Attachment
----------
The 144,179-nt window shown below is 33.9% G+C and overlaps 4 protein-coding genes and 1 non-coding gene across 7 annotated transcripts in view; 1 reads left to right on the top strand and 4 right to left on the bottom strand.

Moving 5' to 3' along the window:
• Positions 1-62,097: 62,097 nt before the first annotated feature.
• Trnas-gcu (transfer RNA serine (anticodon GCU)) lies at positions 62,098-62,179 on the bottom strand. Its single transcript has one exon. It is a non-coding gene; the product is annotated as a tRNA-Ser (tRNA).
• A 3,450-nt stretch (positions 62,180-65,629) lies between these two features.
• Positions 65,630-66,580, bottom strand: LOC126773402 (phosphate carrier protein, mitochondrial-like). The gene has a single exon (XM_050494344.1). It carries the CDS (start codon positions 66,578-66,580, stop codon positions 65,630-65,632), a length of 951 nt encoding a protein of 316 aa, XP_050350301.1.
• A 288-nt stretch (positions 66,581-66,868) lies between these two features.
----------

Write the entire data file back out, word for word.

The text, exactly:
The 144,179-nt window shown below is 33.9% G+C and overlaps 4 protein-coding genes and 1 non-coding gene across 7 annotated transcripts in view; 1 reads left to right on the top strand and 4 right to left on the bottom strand.

Moving 5' to 3' along the window:
• Positions 1-62,097: 62,097 nt before the first annotated feature.
• Trnas-gcu (transfer RNA serine (anticodon GCU)) lies at positions 62,098-62,179 on the bottom strand. Its single transcript has one exon. It is a non-coding gene; the product is annotated as a tRNA-Ser (tRNA).
• A 3,450-nt stretch (positions 62,180-65,629) lies between these two features.
• Positions 65,630-66,580, bottom strand: LOC126773402 (phosphate carrier protein, mitochondrial-like). The gene has a single exon (XM_050494344.1). It carries the CDS (start codon positions 66,578-66,580, stop codon positions 65,630-65,632), a length of 951 nt encoding a protein of 316 aa, XP_050350301.1.
• A 288-nt stretch (positions 66,581-66,868) lies between these two features.